Baby Buddy includes translation support as of v1.2.2. Language can be set on a per-user basis from the user settings page (/user/settings/). See for information about how to create/update translations.

Available languages

πŸ‡ΊπŸ‡Έ English (U.S.) (base)

πŸ‡«πŸ‡· French

πŸ‡©πŸ‡ͺ German

πŸ‡ΈπŸ‡ͺ Swedish


Baby Buddy uses the Django REST Framework (DRF) to provide a REST API.

The only requirement for (most) requests is that the Authorization header is set as described in the Authentication section. The one exception is the /api endpoint, which lists all available endpoints.

Currently, the following endpoints are available for GET, OPTIONS, and POST requests:

  • /api/children/
  • /api/changes/ (Diaper Changes)
  • /api/feedings/
  • /api/notes/
  • /api/sleep/
  • /api/temperature/
  • /api/timers/
  • /api/tummy-times/
  • /api/weight/


By default, the TokenAuthentication and SessionAuthentication classes are enabled. Session authentication covers local API requests made by the application itself. Token authentication allows external requests to be made.

❗️ In a production environment, token authentication should only be used for API calls to an https endpoint. ❗️

Each user is automatically assigned an API key that can be used for token authentication. This key can be found on the User Settings page for the logged in the user. To use a key for an API request, set the request Authorization header to Token <user-key>. E.g.

Authorization: Token 2h23807gd72h7hop382p98hd823dw3g665g56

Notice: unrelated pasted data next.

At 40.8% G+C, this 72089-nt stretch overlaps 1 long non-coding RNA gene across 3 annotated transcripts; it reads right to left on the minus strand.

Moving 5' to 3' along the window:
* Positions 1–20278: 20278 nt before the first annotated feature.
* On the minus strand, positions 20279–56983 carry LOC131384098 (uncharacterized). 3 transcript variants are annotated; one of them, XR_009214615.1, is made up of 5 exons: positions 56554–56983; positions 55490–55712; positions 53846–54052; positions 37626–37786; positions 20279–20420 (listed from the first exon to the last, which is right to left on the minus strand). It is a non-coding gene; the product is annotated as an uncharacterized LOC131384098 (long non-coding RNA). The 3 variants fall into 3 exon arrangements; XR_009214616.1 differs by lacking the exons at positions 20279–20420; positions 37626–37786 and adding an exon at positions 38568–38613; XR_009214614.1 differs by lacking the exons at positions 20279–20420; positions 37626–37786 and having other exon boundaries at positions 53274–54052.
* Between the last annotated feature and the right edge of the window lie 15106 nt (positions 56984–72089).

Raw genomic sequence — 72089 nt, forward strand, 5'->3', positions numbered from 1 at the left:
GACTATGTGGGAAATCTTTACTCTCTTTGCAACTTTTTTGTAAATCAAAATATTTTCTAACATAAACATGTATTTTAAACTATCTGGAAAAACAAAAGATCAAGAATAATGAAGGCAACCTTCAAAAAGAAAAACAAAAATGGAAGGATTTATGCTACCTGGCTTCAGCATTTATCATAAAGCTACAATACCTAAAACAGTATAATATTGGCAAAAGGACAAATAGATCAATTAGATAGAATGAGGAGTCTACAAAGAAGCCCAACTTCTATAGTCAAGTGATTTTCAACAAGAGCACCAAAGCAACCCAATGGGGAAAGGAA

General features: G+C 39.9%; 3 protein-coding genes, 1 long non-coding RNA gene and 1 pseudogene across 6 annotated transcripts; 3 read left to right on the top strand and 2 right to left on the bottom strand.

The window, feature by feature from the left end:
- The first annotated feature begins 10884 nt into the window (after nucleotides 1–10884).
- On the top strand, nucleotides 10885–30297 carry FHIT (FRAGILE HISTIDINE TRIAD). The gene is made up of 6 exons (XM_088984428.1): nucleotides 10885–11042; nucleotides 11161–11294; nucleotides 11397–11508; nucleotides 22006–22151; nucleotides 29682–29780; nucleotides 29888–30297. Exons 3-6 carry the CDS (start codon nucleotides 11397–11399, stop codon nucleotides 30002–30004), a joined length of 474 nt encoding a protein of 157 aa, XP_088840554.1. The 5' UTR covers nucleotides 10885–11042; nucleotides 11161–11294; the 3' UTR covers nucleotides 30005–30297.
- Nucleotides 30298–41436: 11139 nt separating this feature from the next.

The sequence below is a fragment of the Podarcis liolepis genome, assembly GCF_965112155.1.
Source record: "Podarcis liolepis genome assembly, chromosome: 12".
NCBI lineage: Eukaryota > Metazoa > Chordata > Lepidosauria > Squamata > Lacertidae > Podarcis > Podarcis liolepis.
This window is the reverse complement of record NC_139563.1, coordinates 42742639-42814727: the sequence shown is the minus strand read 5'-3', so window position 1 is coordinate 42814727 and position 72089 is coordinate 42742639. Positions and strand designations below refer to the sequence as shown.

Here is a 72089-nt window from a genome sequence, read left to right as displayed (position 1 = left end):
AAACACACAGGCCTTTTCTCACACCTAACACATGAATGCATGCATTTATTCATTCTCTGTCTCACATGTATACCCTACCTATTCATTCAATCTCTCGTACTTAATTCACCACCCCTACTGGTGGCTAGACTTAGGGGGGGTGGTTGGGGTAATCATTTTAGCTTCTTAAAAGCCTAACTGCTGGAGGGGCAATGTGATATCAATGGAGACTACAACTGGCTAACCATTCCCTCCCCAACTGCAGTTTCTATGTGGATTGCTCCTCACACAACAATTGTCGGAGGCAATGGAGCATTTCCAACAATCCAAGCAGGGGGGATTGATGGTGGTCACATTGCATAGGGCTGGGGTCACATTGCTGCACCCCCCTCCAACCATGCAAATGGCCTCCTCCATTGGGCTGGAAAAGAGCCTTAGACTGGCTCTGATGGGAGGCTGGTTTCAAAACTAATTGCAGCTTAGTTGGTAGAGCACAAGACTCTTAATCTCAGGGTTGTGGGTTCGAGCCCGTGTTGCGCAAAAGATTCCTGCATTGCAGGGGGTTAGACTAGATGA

If the Authorization header is not set or the key is not valid, the API will return 403 Forbidden with additional details in the response body.

GET Method


The limit and offset request parameters can be used to limit and offset the results set respectively. For example, the following request will return five diaper changes starting from the 10th diaper change entry:

curl -X GET 'https://[...]/api/changes/?limit=5&offset=10' -H 'Authorization: Token [...]'
    "count": <int>,
    "next": "https://[...]/api/changes/?limit=5&offset=15",
    "previous": "https://[...]/api/changes/?limit=5&offset=5",
    "results": [...]

Field-based filters for specific endpoints can be found the in the filters field of the OPTIONS response for specific endpoints.


Returns JSON data in the response body in the following format:

  • count: Total number of records (in the database, not just the response).
  • next: URL for the next set of results.
  • previous: URL for the previous set of results.
  • results: An array of the results of the request.



All endpoints will respond to an OPTIONS request with detailed information about the endpoint's purpose, parameters, filters, etc.


Returns JSON data in the response body describing the endpoint, available options for POST requests, and available filters for GET requests. The following example describes the /api/children endpoint:

    "name": "Child List",
    "renders": [
    "parses": [
    "actions": {
        "POST": {
            "id": {
                "type": "integer",
                "required": false,
                "read_only": true,
                "label": "ID"
    "filters": [

POST Method


To add new entries for a particular endpoint, send a POST request with the entry data in JSON format in the request body. The Content-Type header for POST request must be set to application/json.

Regular sanity checks will be performed on relevant data. See the OPTIONS response for a particular endpoint for details on required fields and data formats.


Returns JSON data in the response body describing the added/updated instance or error details if errors exist. Errors are keyed by either the field in error or the general string "non_field_errors" (usually when validation incorporates multiple fields).


Contributions are welcome! See for detailed information about how to develop and contribute to Baby Buddy.